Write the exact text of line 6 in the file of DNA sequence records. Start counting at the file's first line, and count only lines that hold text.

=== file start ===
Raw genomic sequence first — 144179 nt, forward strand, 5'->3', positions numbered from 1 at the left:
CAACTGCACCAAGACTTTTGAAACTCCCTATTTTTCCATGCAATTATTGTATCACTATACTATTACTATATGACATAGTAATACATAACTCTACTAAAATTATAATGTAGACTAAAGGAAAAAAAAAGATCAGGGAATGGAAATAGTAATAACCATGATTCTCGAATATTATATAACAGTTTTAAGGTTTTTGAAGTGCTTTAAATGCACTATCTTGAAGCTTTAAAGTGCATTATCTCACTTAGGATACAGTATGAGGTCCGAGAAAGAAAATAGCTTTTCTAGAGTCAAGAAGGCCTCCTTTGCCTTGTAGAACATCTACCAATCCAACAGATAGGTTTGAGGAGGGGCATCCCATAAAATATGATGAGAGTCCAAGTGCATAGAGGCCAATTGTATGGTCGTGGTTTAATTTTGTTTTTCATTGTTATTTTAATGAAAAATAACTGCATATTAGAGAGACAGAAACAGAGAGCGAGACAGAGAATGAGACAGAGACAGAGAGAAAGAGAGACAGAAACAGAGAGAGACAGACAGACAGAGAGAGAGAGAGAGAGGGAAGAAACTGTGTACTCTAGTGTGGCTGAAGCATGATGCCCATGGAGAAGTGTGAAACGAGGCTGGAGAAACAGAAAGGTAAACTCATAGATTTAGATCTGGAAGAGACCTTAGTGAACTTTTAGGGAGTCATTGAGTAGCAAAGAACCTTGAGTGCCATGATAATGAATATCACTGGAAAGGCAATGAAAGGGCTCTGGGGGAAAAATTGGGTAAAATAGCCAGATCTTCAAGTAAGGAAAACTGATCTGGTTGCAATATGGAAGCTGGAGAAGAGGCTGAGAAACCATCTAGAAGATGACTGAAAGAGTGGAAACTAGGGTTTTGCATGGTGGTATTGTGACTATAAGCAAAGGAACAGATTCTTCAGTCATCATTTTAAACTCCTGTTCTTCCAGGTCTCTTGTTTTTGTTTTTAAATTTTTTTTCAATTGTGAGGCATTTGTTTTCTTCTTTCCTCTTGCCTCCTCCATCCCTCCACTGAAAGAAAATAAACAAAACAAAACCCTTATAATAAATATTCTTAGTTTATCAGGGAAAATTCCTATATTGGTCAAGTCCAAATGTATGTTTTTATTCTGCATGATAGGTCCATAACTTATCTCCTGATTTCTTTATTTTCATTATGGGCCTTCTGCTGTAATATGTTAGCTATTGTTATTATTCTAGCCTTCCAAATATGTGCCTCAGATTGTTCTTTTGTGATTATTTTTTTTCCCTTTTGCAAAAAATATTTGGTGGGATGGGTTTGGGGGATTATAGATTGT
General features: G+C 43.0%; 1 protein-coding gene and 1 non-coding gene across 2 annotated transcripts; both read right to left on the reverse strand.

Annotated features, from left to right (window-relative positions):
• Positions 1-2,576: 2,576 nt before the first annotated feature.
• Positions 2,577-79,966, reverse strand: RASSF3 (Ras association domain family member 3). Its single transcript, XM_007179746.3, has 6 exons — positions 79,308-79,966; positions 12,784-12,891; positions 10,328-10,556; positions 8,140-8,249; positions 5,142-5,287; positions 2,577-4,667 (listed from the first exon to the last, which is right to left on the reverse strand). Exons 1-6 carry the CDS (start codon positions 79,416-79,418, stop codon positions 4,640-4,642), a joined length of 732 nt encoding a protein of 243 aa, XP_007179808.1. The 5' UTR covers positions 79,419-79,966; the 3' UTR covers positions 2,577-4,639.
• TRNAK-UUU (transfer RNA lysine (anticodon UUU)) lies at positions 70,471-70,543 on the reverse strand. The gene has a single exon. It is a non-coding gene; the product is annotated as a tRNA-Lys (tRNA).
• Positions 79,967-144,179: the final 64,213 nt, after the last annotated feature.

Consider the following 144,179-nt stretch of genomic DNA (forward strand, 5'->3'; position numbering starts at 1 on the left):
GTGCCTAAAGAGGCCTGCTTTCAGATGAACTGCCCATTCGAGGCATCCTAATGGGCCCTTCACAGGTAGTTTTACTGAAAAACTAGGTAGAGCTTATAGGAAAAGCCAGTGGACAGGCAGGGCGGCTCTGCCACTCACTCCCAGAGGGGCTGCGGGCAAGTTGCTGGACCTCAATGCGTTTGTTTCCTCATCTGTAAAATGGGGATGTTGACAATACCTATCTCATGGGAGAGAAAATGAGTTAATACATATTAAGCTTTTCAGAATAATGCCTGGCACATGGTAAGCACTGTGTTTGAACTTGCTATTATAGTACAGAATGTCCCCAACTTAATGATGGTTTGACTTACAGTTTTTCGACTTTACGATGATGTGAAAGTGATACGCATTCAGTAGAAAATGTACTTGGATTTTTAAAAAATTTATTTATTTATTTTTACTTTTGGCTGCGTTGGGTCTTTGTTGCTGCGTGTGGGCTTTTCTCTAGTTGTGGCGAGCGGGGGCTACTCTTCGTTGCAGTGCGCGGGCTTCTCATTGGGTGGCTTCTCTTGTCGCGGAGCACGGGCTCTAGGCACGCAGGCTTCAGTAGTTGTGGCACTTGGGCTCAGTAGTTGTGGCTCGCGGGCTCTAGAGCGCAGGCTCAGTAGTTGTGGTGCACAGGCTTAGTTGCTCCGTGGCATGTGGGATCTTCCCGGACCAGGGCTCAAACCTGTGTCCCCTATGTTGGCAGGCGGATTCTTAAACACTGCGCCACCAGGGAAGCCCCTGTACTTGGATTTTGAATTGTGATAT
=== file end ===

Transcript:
• Positions 2,577-79,966, reverse strand: RASSF3 (Ras association domain family member 3). Its single transcript, XM_007179746.3, has 6 exons — positions 79,308-79,966; positions 12,784-12,891; positions 10,328-10,556; positions 8,140-8,249; positions 5,142-5,287; positions 2,577-4,667 (listed from the first exon to the last, which is right to left on the reverse strand). Exons 1-6 carry the CDS (start codon positions 79,416-79,418, stop codon positions 4,640-4,642), a joined length of 732 nt encoding a protein of 243 aa, XP_007179808.1. The 5' UTR covers positions 79,419-79,966; the 3' UTR covers positions 2,577-4,639.